An overflow spillway on the dam crest with a stepped downstream face was adopted, designed to pass the probable maximum flood (PMF) without overtopping the dam crest. The PMF peak inflow was determined as 2420m3/sec. Routing this over the 62m long crest, the routed outflow was 1800m3/sec with a flood rise of 5.8m. The stepped spillway is expected to dissipate around 75% of the head at the 1:10 year flow, reducing to about 45% at PMF.
The draw-off system is designed to discharge up to 21m3/sec down to a minimum operating level of 55m asl, from a multi-level intake to the river downstream of the dam. The intake takes the form of a dry well with inlets at five levels feeding a single 1.6m diameter pipe stack above one of the diversion culverts. The pipe discharges to the downstream culvert through a hooded fixed-jet cone (Howell-Bunger) valve. Each inlet is controlled by a gate valve with provision for an upstream maintenance gate. A lifting D-shaped trash screen is placed in the gate track of the operating intakes.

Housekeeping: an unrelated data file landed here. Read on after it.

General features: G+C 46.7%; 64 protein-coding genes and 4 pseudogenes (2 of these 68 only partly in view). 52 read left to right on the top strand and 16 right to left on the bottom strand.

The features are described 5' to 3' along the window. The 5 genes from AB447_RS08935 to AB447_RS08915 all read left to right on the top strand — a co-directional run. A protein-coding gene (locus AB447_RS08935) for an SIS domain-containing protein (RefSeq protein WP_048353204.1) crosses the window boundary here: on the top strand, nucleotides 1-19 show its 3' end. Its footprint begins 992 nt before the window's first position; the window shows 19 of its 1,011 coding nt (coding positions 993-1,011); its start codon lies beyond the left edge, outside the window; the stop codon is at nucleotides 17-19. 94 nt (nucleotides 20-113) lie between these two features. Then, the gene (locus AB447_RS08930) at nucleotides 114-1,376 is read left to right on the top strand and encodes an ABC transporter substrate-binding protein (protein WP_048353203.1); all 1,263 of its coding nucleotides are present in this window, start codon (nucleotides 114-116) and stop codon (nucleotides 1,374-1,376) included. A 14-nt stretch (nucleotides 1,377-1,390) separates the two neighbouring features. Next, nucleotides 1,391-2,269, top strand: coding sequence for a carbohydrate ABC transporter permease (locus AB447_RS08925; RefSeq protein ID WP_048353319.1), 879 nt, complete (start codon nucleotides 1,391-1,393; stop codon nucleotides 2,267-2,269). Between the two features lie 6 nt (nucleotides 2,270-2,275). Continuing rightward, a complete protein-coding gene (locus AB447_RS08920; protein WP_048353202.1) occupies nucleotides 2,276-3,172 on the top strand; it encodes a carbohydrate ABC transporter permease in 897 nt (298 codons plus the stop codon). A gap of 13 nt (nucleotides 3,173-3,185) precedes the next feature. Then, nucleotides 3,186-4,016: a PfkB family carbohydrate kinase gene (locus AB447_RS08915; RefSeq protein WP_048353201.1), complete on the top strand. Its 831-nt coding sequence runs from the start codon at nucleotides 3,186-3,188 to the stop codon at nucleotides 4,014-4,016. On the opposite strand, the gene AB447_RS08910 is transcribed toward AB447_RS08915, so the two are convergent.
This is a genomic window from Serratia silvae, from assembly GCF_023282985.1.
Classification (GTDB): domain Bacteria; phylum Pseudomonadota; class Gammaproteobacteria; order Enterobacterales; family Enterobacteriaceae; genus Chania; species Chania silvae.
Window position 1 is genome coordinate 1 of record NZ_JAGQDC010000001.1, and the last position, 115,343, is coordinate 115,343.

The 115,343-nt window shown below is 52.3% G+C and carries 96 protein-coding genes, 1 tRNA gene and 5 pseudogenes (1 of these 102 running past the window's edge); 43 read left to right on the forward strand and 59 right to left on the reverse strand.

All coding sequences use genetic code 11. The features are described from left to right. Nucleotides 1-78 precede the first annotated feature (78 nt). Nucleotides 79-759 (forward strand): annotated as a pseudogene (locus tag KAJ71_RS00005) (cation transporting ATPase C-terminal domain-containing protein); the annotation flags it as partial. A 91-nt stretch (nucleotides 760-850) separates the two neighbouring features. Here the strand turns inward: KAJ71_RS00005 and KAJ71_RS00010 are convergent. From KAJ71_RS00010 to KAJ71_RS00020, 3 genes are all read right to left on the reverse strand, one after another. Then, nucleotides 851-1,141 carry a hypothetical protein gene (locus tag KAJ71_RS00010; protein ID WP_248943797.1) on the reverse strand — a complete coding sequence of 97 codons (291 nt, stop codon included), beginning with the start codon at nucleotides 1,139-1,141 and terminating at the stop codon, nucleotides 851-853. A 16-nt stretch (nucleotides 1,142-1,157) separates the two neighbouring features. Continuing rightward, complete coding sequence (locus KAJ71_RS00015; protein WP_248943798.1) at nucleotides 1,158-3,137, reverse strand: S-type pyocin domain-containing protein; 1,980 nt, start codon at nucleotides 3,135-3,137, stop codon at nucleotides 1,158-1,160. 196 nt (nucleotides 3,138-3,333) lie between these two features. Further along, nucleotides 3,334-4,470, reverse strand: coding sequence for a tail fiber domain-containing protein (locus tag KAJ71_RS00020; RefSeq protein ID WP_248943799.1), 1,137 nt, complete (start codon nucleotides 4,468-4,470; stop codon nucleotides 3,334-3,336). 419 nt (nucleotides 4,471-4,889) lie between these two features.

In addition to the draw-off, a 1.6m bottom outlet is included in the second diversion culvert, discharging with a similar arrangement to the drawoff.
When acting together, the draw-off and bottom outlet are capable of drawing down the reservoir by about 0.4m/day from FSL, and draining 90% of the reservoir volume to minimum operating level in 45 days against the highest (January) average monthly inflow.
Resettlement was recognised as a significant issue for the project and is likely to be the controlling factor in the programme for reservoir filling. Four villages (kampongs) were within the catchment area. However, three of these would all lose low-level agricultural land to the reservoir. The fourth kampong is remote from the reservoir and largely unaffected.
Over 1100 people need to be resettled, which is the responsibility of the Sarawak government. Extensive discussions and negotiations on resettlement and compensation have been going on and a resettlement site has been agreed on land in an adjacent catchment. Work is in progress on construction of access roads and housing.